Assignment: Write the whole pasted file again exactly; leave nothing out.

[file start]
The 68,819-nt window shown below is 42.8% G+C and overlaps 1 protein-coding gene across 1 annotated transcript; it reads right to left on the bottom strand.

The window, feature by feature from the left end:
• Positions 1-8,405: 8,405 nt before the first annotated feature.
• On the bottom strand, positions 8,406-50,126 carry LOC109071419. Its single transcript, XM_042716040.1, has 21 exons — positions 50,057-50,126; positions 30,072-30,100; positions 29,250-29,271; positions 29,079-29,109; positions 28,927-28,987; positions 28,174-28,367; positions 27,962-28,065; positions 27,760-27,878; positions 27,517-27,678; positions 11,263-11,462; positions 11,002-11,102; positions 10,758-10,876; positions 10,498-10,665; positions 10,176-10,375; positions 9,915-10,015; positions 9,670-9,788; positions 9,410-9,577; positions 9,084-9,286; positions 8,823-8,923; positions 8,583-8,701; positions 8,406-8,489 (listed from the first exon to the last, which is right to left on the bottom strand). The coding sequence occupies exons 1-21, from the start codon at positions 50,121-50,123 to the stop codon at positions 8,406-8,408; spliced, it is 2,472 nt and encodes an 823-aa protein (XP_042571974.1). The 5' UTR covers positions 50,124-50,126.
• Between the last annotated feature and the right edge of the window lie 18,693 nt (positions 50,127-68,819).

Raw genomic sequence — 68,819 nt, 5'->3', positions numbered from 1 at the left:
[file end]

The 68,819-nt window shown below is 42.8% G+C and overlaps 1 protein-coding gene across 1 annotated transcript; it reads right to left on the bottom strand.

The window, feature by feature from the left end:
• Positions 1-8,405: 8,405 nt before the first annotated feature.
• On the bottom strand, positions 8,406-50,126 carry LOC109071419. Its single transcript, XM_042716040.1, has 21 exons — positions 50,057-50,126; positions 30,072-30,100; positions 29,250-29,271; positions 29,079-29,109; positions 28,927-28,987; positions 28,174-28,367; positions 27,962-28,065; positions 27,760-27,878; positions 27,517-27,678; positions 11,263-11,462; positions 11,002-11,102; positions 10,758-10,876; positions 10,498-10,665; positions 10,176-10,375; positions 9,915-10,015; positions 9,670-9,788; positions 9,410-9,577; positions 9,084-9,286; positions 8,823-8,923; positions 8,583-8,701; positions 8,406-8,489 (listed from the first exon to the last, which is right to left on the bottom strand). The coding sequence occupies exons 1-21, from the start codon at positions 50,121-50,123 to the stop codon at positions 8,406-8,408; spliced, it is 2,472 nt and encodes an 823-aa protein (XP_042571974.1). The 5' UTR covers positions 50,124-50,126.
• Between the last annotated feature and the right edge of the window lie 18,693 nt (positions 50,127-68,819).

Raw genomic sequence — 68,819 nt, 5'->3', positions numbered from 1 at the left: